Cross posted on the Langwitches Blog.
As the Technology Integration Facilitator, I was “stationed’ in the computer lab. Although classroom teachers did not “drop” their students off at the lab for me to teach a separate lesson, I still felt disconnected. This was mainly due to a lack of (or no) collaborative planning time between the classroom teacher and myself, but it was also limited due to the once a week nature of scheduled lab time for the classes.
My current position as the 21st century Learning Specialist has allowed me to have the freedom of not having scheduled classes in a lab and be invited to plan and co-teach in the classroom by the teachers.
This gives me the opportunity to be with many different grade levels (Kindergarten -8th grade) on a project based basis. I am able to support the teachers in their classrooms as much (or as little) as they desire.
I use my blog to document my work with the teachers and students, but also to share with others these projects, ideas, thoughts, lesson plans, etc.
While I twittered a link to one of my latest blog post describing a SmartBoard lesson “Graphing on the Smartboard for Little Ones,” Paula White, who blogs at TZSTeacher, called for more posts describing lessons.
Her tweet got me thinking…
- Is there enough encouragement for teachers to share what they are doing in the classroom with a wider audience?
- Are the “in theory…”, “teachers should be doing these kind of activities…”, and “research says…” kind of blogs intimidating teachers in the trenches to share REAL examples from their classrooms?
- Do classroom teachers know that THEIR VOICES are important and others want and need to hear from them?
I was told, on several occasions, by teachers that they:
- Wouldn’t know what to share
- Are wondering why would anyone care to know what they are doing
- Don’t have the time it takes to blog and share what they are doing
- Wouldn’t know how to share what they are doing in the classroom
Here are my answers to these comments:
Teachers don’t know what to share.
If your students learned from a unit, a lesson, even from a fleeting teachable moment … it is worth sharing. If you are new to teaching and feel you could not possibly contribute anything, you are forgetting the Power of a Newbie. Although Vicki Davis writes about the tech newbie, the same concept can be applied to a teacher-newbie.
When you are a newbie, you have something that tech-experts do not have: the perspective of a new user.
If you are a veteran teacher, your experience and knowledge are invaluable. Don’t lock them up within the four walls of your classrooms. Share and allow other students to benefit and learn from them through their teachers as they learn from YOU!
Teachers are wondering, why would anyone care to know what they are doing in the classroom?
Teachers who are daily in the classroom with students have an incredible advantage over the theorists that are populating the edublogersphere. They know what works and what doesn’t with their particular group. They are not theorizing or relying on others to give them data, they are working in the trenches and are doing “it”…the real thing…the teaching… on a daily basis.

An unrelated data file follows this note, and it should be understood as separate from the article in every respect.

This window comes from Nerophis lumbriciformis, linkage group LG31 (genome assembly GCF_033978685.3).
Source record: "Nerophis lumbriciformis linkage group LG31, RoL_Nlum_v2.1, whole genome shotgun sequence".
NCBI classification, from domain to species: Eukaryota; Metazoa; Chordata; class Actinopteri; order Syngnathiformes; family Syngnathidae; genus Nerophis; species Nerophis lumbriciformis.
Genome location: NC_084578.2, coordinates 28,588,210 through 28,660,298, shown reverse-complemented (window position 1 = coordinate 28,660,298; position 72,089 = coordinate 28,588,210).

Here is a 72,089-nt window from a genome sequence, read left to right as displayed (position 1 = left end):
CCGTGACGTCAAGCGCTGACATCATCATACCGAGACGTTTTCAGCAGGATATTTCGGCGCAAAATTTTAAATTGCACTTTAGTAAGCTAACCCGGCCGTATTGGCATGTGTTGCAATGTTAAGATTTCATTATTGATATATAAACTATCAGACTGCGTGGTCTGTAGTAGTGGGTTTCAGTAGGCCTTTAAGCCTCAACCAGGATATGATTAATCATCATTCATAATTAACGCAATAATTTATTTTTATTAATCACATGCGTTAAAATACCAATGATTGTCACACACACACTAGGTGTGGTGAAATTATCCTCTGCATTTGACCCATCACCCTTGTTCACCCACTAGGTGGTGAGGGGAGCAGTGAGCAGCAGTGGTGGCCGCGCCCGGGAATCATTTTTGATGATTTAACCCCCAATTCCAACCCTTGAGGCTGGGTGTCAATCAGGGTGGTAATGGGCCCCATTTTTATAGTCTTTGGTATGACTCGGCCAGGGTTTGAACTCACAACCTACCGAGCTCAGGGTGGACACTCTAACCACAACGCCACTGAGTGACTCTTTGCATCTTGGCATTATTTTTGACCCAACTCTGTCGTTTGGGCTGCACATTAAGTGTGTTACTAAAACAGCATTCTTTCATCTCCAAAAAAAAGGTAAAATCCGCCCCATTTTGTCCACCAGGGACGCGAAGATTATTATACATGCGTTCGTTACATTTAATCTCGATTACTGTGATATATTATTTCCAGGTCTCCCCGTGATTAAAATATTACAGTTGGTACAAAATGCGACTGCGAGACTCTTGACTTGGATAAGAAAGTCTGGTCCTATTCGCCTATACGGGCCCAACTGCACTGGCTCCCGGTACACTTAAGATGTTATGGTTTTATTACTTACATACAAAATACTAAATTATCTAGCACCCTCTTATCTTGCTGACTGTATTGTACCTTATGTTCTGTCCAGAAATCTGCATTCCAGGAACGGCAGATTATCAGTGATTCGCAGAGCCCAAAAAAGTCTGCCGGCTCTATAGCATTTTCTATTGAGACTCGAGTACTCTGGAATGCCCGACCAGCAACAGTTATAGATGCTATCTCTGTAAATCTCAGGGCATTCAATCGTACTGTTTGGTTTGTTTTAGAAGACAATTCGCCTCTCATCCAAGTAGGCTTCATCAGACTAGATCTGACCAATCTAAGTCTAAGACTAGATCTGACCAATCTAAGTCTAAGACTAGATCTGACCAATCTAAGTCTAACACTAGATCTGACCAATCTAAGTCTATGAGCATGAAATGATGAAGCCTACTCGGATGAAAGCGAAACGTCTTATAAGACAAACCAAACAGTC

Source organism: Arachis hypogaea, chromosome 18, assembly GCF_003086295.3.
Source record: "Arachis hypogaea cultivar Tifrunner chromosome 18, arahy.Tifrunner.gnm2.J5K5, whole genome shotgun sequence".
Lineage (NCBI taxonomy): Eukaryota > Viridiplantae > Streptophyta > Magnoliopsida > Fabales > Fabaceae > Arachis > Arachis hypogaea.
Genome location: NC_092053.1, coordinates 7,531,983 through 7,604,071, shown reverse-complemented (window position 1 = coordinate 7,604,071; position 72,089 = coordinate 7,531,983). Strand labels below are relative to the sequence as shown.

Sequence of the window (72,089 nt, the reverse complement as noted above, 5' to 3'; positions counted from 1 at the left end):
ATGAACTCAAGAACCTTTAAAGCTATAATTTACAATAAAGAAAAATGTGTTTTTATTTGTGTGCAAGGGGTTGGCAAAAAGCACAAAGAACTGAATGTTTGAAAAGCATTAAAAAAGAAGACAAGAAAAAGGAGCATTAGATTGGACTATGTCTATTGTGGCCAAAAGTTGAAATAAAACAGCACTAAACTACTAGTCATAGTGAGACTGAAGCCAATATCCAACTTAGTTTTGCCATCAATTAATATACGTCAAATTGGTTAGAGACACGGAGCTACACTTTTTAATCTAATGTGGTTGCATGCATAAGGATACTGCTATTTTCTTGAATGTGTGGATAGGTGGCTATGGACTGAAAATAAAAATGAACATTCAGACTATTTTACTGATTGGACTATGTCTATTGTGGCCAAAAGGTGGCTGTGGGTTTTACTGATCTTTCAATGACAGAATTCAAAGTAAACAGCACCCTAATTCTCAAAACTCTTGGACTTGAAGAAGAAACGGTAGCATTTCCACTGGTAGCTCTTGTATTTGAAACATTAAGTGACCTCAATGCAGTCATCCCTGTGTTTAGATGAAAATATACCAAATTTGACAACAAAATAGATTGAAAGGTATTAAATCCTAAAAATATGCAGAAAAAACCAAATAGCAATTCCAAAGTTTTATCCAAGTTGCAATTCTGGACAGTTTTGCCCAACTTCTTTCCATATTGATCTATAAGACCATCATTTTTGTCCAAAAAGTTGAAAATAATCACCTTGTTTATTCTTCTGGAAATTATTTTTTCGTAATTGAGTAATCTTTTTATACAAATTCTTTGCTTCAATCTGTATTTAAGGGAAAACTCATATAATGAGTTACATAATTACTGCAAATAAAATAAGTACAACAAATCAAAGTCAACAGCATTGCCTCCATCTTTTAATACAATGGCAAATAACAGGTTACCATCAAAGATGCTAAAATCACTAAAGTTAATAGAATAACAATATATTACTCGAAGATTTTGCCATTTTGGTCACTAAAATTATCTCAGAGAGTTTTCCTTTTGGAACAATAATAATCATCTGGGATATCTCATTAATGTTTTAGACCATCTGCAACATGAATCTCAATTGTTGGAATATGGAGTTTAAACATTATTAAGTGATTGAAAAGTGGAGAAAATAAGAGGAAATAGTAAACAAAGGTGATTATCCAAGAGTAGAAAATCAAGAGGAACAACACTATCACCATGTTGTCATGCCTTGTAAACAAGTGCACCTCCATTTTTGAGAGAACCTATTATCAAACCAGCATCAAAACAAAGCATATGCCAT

Teachers don’t have the time it takes to blog and share what they are doing.
You don’t have to write an essay or a novel. Notes, even a bullet list can be great. If you create your lesson plans electronically, it could be just a matter of copy and pasting. Documenting what you are doing with a digital video or photo camera doesn’t have to be time consuming either. Reflections on your lesson plan, teaching and on student learning are great for a teaching portfolio and our own continues learning, but not necessary if you just want to share what you are doing.
Check out Kevin Jarrett’s incredible site, where he shares his K-4 tech lesson plans.
Teachers wouldn’t know how to share what they are doing in the classroom.
- I usually start documenting a planning session with teachers in my blog’s drafts.
- As the lesson or unit progresses, I edit and add more information to the draft.
- Take as much media as possible: images, video, audio, screenshots.
When I take pictures and video, I am careful not to take students’ faces or anything identifying (names written on papers or their desks). Standing behind them and taking the shot “from their perspective”(back of their head) usually works great.
- I add resource links used in the preparation or execution of the lesson.
- I embed video clips or other media as much as possible (if embed code available and not copyrighted).
- After the lesson or unit is completed, I go over the draft, add and edit some more, put thoughts in order, images in sequence and … publish…
- I tweet about the blog post to spread the word
Why not try it out? Why not document, upload and share what you are doing in the classroom. You could use a wiki or a blog to create a presence for your teaching lessons and ideas. If you are already sharing your lessons, why not encourage and mentor another classroom teacher to do the same?
We need YOU!
Here are some of my favorite teacher blogs who share great examples of what is happening in their classroom trenches:
- Karen Bosch’s Great Tech-spectations
- Kevin Jarrett’s NCS-Tech
- Tom Barrett’s ICT in my Classroom
- Glenn Kenyon’s Off the Hypotenuse
- Lesley Edward’s The WebFooted Booklady
Please contribute some of your favorite links to teacher who are sharing lessons.